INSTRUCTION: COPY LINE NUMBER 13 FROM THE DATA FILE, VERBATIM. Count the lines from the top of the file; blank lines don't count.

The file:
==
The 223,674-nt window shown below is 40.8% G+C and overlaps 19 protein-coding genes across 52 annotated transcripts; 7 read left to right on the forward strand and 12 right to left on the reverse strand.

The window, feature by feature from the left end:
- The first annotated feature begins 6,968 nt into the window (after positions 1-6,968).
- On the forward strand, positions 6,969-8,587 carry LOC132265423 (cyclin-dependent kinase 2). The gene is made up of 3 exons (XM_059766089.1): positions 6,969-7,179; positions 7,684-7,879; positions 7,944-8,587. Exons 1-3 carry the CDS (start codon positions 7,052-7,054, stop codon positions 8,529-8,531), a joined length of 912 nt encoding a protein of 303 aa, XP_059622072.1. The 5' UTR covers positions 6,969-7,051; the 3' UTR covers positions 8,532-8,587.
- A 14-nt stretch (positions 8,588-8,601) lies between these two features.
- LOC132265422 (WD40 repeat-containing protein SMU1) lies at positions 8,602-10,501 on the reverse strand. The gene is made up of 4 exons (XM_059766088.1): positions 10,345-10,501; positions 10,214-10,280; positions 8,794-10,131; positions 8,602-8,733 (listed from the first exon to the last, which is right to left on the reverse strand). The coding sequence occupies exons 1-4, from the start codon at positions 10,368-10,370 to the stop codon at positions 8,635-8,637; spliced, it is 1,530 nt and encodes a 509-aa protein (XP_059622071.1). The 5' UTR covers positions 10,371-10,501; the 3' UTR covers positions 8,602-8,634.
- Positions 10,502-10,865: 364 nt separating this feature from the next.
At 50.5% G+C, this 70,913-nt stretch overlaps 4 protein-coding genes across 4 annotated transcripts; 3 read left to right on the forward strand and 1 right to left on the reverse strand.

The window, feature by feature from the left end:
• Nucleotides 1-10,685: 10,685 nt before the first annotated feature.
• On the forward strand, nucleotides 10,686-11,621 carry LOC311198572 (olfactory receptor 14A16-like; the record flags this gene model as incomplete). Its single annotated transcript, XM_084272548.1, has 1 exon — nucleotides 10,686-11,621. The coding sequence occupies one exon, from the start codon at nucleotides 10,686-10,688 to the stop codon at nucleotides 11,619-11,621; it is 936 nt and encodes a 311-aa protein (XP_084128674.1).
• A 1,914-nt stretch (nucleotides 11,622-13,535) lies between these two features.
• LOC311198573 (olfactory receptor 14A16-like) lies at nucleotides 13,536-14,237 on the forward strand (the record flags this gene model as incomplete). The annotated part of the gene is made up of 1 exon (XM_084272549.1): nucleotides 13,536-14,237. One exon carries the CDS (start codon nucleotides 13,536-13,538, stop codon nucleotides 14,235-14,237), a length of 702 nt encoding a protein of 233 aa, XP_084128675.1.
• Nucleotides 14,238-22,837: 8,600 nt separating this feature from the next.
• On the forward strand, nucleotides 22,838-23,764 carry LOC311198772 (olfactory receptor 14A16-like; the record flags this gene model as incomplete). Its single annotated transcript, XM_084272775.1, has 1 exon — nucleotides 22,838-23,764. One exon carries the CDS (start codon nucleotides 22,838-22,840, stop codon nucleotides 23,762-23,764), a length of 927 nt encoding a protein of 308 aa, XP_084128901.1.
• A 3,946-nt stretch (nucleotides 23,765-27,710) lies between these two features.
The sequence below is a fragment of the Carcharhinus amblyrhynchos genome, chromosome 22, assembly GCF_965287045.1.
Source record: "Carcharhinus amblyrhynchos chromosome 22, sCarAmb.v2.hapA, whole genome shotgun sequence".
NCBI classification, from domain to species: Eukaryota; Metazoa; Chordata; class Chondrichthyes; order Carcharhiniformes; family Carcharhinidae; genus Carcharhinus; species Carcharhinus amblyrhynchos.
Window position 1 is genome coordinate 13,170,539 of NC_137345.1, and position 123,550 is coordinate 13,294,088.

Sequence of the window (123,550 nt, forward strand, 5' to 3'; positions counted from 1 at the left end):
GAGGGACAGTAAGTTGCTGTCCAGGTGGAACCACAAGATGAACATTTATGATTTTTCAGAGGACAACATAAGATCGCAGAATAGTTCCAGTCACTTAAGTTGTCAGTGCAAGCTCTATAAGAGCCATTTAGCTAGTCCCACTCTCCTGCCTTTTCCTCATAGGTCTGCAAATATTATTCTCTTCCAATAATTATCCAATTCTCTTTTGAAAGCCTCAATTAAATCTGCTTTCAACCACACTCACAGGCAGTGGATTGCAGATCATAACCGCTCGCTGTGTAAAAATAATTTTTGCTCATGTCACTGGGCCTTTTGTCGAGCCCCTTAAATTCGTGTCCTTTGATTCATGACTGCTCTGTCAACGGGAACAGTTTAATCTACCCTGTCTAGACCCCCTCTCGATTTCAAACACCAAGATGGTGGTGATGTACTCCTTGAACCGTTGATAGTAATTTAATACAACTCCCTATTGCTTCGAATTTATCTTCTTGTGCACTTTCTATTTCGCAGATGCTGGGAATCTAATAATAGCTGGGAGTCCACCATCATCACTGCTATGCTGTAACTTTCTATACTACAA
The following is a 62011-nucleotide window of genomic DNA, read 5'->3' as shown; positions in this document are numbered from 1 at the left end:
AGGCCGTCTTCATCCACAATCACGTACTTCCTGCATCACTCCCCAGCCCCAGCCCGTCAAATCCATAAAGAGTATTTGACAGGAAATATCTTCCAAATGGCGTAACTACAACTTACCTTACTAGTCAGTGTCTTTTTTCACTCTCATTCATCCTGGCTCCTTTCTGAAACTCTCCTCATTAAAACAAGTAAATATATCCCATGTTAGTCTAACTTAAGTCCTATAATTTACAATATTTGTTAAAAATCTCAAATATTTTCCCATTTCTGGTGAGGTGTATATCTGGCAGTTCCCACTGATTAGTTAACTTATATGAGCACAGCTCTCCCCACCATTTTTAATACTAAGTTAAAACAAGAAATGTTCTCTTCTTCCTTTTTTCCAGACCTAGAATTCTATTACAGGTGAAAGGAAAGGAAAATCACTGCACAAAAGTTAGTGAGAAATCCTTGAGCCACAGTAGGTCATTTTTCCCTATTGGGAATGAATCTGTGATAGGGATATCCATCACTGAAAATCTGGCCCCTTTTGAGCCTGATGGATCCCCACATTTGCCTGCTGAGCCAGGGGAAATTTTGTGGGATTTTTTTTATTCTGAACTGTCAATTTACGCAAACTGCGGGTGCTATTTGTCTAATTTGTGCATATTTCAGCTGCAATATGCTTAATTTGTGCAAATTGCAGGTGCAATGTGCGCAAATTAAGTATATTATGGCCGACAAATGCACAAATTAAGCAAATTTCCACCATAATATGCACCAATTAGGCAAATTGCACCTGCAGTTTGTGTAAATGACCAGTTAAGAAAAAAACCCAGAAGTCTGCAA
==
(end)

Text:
• LOC311198573 (olfactory receptor 14A16-like) lies at nucleotides 13,536-14,237 on the forward strand (the record flags this gene model as incomplete). The annotated part of the gene is made up of 1 exon (XM_084272549.1): nucleotides 13,536-14,237. One exon carries the CDS (start codon nucleotides 13,536-13,538, stop codon nucleotides 14,235-14,237), a length of 702 nt encoding a protein of 233 aa, XP_084128675.1.